You can see more of Dalton’s work at DaltonHamm.com, and follow him on Instagram and Facebook.

Not every photographer wants or can afford to hire a retoucher. That said, I hate seeing photos with all the potential of becoming something amazing being ruined by bad retouching. I am not even talking about those mistakes that only a specialist would catch – it is about the ones that make everyone say, well, it has been photoshopped.

To get around this issue, and to hopefully help those who retouch their own photos I compiled this list of tidbits to help you produce better results when it comes to post-production. Even though a couple of these are no-brainers, it is good to remind ourselves that sometimes seemingly simple notions are the hardest to truly understand.

1. You Have to Learn Photography First
Post-production should come after pre-production, and production. Never has been a more evident truth written. It is important to keep this in mind because sometimes beginner photographers start with a bit of photography knowledge, and immediately after that they jump into Photoshop. This is usually wrong as it produces subpar results. When your base is lacking, it is better to work on that rather than trying to polish it.

Here is my advice to you: learn photography, then learn a bit more photography and only then start with a very small amount of retouching; just barely using the healing brush here and there. Once you are confident with that and are producing great results, move on to more photography and more retouching etc. This way you will not get into the habit of making your photos ‘interesting’ only because you applied some random colour to it.

2. Do Not Buy into Techniques
A technique is a technique is a technique. I am 99% sure that you have heard about ‘frequency separation.’ It is being advertised by ‘gurus’ as the tool high-end retouchers use – it seems to be the magic technique everyone wants to learn or perfect. I know many people who retouch whole photos with it; which is possible, but ill advised. I cannot even remember the last time I used it. It is only a technique and should be used as so, not the be all end all tool of skin-hair-whatever retouching.

I know someone who used frequency separation on a group photo. That is not when it should be used. Whenever you encounter new techniques be sceptical, learn it, and only use it when it is necessary. The main ideas behind retouching can be applied using any techniques. Sit down, study your tools and you will be able to skin that cat in a hundred different ways.

Instead of learning techniques, learn the principles of a good image.

Photo by Greg Swales

3. Zoom Out
I remember a photographer a couple of years ago boasting about how he zooms in to 400% magnification whenever he is retouching. Do you know how his photos looked? Blurred. When you work on an image really zoomed in you are basically eradicating the detail in that photo, and that will result in a blurred look, much like you used Gaussian blur.

So here is a question for you: when you look at the cover of a magazine do you put your nose to the glossy finish to peep at the dots of the image? Probably not. Hence, try to retouch your photos as the intended use. Will people see it zoomed in, from a distance, on a billboard, on the cover of a magazine, on canvas? Factor this all in, and this will help you understand how far you should take each of your images.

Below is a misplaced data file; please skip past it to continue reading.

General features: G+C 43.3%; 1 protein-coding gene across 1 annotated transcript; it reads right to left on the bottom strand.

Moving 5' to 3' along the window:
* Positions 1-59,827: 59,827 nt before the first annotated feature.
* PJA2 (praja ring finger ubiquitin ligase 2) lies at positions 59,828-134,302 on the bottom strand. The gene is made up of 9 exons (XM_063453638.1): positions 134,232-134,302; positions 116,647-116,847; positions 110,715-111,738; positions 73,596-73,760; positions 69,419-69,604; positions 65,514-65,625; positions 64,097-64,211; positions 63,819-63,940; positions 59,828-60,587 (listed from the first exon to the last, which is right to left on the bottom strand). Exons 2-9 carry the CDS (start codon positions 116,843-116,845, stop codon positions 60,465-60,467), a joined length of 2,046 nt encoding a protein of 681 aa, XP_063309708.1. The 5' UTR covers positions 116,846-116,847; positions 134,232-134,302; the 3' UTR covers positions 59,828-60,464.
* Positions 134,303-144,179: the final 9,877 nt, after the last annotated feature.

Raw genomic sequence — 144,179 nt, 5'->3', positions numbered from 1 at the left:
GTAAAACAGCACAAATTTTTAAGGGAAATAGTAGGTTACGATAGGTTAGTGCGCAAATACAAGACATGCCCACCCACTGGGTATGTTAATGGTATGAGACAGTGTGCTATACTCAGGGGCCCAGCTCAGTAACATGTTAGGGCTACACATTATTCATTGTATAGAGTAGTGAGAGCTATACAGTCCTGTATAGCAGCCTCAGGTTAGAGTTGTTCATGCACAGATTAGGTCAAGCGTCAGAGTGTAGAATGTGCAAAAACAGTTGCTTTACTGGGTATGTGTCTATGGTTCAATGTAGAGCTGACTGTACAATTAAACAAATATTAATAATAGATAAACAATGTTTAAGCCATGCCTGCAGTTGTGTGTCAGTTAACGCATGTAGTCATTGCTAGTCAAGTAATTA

4. There Is More to Retouching Than Skin
In people’s minds, most of the times retouching equals to making a person’s skin look beautiful (especially the face). This usually results in a contrast between the main subject and everything else. Aim to be equal in your retouch – try to balance everything out, not just colour and contrast but the degree of retouching, too.

If I am hired to work on an image, I try to be all over the place and retouch everything to the same degree. That way, if I run out of time because the client needs to take a look at the photo sooner than planned, they will still see it as a perfect unit without parts being out of place.

Photo by Zoe Rain

5. Mimic Movies
The people who make movies look good on the post-production end are called colourists. They will make sure that scenes look natural while maintaining the same aesthetic throughout. The thing is that they cannot be as precise as retouchers because they work on moving images that usually contain 24 frames in a second. That is a lot of images. However, I dare you to take a screencap of any movie and find every little detail these colourists worked on. It would be almost impossible as they work so well.

Based on this, my advice is to try and work like they do. First, try to utilise feathered, broader selections and use those to guide the viewer’s eyes with colour and contrast. Set a nice tone, and make artistic choices while still keeping the basic principles in mind. Once you have all of these worked in seamlessly and you still think you need to go in and retouch more in detail, only then do that. This way, you will keep things fairly natural and will not overwork the image unnecessarily.

Photo by Carlos J. Matos